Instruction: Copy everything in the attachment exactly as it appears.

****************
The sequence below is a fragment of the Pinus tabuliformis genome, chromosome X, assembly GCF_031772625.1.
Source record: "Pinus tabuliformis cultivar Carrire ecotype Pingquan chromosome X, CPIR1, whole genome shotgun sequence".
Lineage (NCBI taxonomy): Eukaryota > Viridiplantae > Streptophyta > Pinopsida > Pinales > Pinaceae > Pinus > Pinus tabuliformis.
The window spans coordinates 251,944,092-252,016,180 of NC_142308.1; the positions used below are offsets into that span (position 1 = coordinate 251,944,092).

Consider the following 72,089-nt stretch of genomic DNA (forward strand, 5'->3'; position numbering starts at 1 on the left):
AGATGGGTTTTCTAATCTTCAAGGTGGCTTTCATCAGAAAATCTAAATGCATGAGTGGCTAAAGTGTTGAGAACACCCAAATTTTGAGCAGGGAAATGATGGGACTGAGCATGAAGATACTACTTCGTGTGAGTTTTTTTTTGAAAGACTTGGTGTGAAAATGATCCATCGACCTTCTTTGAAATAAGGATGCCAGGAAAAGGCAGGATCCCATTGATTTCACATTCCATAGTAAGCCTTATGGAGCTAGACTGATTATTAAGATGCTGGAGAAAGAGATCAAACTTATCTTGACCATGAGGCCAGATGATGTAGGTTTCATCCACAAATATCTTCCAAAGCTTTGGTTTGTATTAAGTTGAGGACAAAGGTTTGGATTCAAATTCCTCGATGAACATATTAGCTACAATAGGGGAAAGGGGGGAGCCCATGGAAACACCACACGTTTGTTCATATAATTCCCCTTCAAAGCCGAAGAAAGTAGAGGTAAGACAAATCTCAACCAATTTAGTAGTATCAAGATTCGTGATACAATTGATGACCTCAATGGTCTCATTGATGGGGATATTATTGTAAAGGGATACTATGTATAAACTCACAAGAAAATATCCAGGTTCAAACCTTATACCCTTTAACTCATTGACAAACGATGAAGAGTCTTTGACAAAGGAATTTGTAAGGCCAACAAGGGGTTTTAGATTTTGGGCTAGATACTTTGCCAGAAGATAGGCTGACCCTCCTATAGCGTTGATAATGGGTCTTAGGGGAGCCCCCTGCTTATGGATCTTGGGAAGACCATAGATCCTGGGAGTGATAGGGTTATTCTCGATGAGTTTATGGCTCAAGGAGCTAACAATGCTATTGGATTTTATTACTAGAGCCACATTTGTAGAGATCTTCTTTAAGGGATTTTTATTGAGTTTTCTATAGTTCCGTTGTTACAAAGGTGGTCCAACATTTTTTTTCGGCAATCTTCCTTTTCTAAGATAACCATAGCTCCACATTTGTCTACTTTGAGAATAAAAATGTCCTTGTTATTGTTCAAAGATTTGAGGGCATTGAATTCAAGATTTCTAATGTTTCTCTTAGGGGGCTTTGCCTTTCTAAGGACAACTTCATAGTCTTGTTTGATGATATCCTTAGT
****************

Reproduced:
The sequence below is a fragment of the Pinus tabuliformis genome, chromosome X, assembly GCF_031772625.1.
Source record: "Pinus tabuliformis cultivar Carrire ecotype Pingquan chromosome X, CPIR1, whole genome shotgun sequence".
Lineage (NCBI taxonomy): Eukaryota > Viridiplantae > Streptophyta > Pinopsida > Pinales > Pinaceae > Pinus > Pinus tabuliformis.
The window spans coordinates 251,944,092-252,016,180 of NC_142308.1; the positions used below are offsets into that span (position 1 = coordinate 251,944,092).

Consider the following 72,089-nt stretch of genomic DNA (forward strand, 5'->3'; position numbering starts at 1 on the left):
AGATGGGTTTTCTAATCTTCAAGGTGGCTTTCATCAGAAAATCTAAATGCATGAGTGGCTAAAGTGTTGAGAACACCCAAATTTTGAGCAGGGAAATGATGGGACTGAGCATGAAGATACTACTTCGTGTGAGTTTTTTTTTGAAAGACTTGGTGTGAAAATGATCCATCGACCTTCTTTGAAATAAGGATGCCAGGAAAAGGCAGGATCCCATTGATTTCACATTCCATAGTAAGCCTTATGGAGCTAGACTGATTATTAAGATGCTGGAGAAAGAGATCAAACTTATCTTGACCATGAGGCCAGATGATGTAGGTTTCATCCACAAATATCTTCCAAAGCTTTGGTTTGTATTAAGTTGAGGACAAAGGTTTGGATTCAAATTCCTCGATGAACATATTAGCTACAATAGGGGAAAGGGGGGAGCCCATGGAAACACCACACGTTTGTTCATATAATTCCCCTTCAAAGCCGAAGAAAGTAGAGGTAAGACAAATCTCAACCAATTTAGTAGTATCAAGATTCGTGATACAATTGATGACCTCAATGGTCTCATTGATGGGGATATTATTGTAAAGGGATACTATGTATAAACTCACAAGAAAATATCCAGGTTCAAACCTTATACCCTTTAACTCATTGACAAACGATGAAGAGTCTTTGACAAAGGAATTTGTAAGGCCAACAAGGGGTTTTAGATTTTGGGCTAGATACTTTGCCAGAAGATAGGCTGACCCTCCTATAGCGTTGATAATGGGTCTTAGGGGAGCCCCCTGCTTATGGATCTTGGGAAGACCATAGATCCTGGGAGTGATAGGGTTATTCTCGATGAGTTTATGGCTCAAGGAGCTAACAATGCTATTGGATTTTATTACTAGAGCCACATTTGTAGAGATCTTCTTTAAGGGATTTTTATTGAGTTTTCTATAGTTCCGTTGTTACAAAGGTGGTCCAACATTTTTTTTCGGCAATCTTCCTTTTCTAAGATAACCATAGCTCCACATTTGTCTACTTTGAGAATAAAAATGTCCTTGTTATTGTTCAAAGATTTGAGGGCATTGAATTCAAGATTTCTAATGTTTCTCTTAGGGGGCTTTGCCTTTCTAAGGACAACTTCATAGTCTTGTTTGATGATATCCTTAGT